FCC Plays Politics, Orders TV Stations To Publish Ad Rates Online

TV political advertising data, available to the public at TV stations and at the Federal Communications Commission, will now be available online -- much to the chagrin of TV stations.

In an effort to secure easier public access and to “increase transparency," the FCC has instituted the new rules. It would apply to the top four network affiliates -- ABC, CBS, NBC and Fox -- in the top 50 markets. Other stations will have to comply in two years.

But broadcasters say this puts them at a disadvantage -- revealing specific ad rates and details to its competitors, including local cable ad selling groups.

Much of this political advertising information had been available in paper form at TV stations since 2002; other so-called “public files” have been available since 1965.

Dennis Wharton, executive vice president of communications for the National Association of Broadcasters, stated: "By forcing broadcasters to be the only medium to disclose on the Internet our political advertising rates, the FCC jeopardizes the competitive standing of stations that provide local news, entertainment, sports and life-saving weather information free of charge to tens of millions of Americans daily."



Broadcasters had been vying for an alternative plan -- in the wake of these coming rule changes. It offered more general political advertising details, such as which candidates or groups are buying political advertising, as well as total advertising costs. But broadcasters did not want to reveal specific individual spots costs.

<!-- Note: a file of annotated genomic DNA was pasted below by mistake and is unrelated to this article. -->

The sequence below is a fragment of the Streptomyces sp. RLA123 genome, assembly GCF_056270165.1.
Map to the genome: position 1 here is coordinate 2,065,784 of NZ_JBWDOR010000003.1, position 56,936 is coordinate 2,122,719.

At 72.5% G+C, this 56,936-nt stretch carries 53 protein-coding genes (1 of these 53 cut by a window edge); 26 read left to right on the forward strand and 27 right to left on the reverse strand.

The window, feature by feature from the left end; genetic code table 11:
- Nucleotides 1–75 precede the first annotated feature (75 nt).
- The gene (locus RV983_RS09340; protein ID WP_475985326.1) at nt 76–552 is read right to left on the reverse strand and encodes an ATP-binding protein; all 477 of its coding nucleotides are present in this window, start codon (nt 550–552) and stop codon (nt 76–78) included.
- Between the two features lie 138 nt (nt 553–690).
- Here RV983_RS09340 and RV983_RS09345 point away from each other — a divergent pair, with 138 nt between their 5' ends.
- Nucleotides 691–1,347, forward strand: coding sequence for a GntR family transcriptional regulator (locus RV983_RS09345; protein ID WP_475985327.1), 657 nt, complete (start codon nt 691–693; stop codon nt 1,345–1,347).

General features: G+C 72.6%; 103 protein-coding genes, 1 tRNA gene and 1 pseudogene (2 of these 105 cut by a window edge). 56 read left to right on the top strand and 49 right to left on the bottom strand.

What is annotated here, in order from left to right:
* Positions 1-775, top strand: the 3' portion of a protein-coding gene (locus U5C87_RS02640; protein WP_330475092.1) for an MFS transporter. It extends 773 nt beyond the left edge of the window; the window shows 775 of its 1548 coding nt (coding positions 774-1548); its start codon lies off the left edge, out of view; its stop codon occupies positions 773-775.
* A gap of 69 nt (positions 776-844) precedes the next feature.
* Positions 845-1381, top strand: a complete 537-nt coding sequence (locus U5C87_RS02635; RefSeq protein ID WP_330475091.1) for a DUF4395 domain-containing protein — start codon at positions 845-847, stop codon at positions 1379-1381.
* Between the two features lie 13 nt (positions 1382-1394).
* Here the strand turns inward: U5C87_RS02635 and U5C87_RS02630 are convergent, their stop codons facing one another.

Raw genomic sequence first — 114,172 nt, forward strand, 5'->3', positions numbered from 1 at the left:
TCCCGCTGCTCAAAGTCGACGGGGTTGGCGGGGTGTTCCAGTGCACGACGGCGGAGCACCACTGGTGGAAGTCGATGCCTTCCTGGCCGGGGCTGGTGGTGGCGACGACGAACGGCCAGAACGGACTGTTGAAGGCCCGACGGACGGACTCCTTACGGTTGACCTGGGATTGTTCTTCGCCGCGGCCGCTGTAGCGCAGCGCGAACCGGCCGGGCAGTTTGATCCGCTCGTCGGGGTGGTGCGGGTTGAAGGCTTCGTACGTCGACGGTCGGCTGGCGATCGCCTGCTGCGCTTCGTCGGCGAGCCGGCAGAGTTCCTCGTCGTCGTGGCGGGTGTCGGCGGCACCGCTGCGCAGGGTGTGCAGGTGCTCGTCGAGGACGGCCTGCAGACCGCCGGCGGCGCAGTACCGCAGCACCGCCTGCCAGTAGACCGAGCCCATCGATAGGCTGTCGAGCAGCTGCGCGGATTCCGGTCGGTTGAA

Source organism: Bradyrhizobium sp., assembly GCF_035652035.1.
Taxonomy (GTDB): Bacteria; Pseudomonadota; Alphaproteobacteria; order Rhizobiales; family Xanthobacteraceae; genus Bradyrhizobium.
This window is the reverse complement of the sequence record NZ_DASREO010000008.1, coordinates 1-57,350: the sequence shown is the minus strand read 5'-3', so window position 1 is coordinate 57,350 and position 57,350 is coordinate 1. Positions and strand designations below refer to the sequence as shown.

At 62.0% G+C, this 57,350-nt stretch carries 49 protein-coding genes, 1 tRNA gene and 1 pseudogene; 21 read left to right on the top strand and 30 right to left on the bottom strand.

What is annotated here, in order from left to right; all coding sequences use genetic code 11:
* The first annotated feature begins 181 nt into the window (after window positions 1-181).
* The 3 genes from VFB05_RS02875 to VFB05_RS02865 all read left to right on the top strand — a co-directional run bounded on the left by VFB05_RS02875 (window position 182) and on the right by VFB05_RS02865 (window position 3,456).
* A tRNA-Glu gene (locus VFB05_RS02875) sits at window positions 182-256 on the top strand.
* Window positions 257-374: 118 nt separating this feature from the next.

Stations are not required to post any older political data online -- just new information going forward. Smaller stations can seek a waiver based on hardship or other reasons.

2 comments about "FCC Plays Politics, Orders TV Stations To Publish Ad Rates Online".
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  1. Charlie Stogner from StogTv, April 30, 2012 at 8:25 a.m.

    In all due respect, the way cable ad insert rates should also be published, or at least their political rates.
    Recently a cable operator executive in charge of creating revenue let the 'cat out of the bag' regarding ad insert sales as it competes with local leased access ad sales.
    He pointed out local businesses don't need to advertise in locally focused and produced shows since their ad inserts are available.
    Remarkable since they banish leased access to a lesser received channel while offering ad inserts on national networks that reach all subscribers.
    Sadly FCC long ago stuck their head in the sand when it cable to seeing that leased access has the 'genuine outlet' prescribed by Congress.

  2. Ed Smallwood from Crystal Opinion, April 30, 2012 at 8:27 a.m.

    TV Stations use the public airwaves (free of charge) to make their money; of course they should make their information, including spot rates, accessible. The information is already required by law to be publicly available, it's just 'jurassic' in the way the data must be accessed (by visiting each station). In the internet age, this should have happened years ago. However, I do quibble with the decision to put the info. on the FCC website. I think local stations should post the rates, etc. on their own websites which could be considered analogous to local files. The government should be able to require that information be accessible but it usually gets in the way when it tries to mandate exactly 'how' procedures should be implemented.

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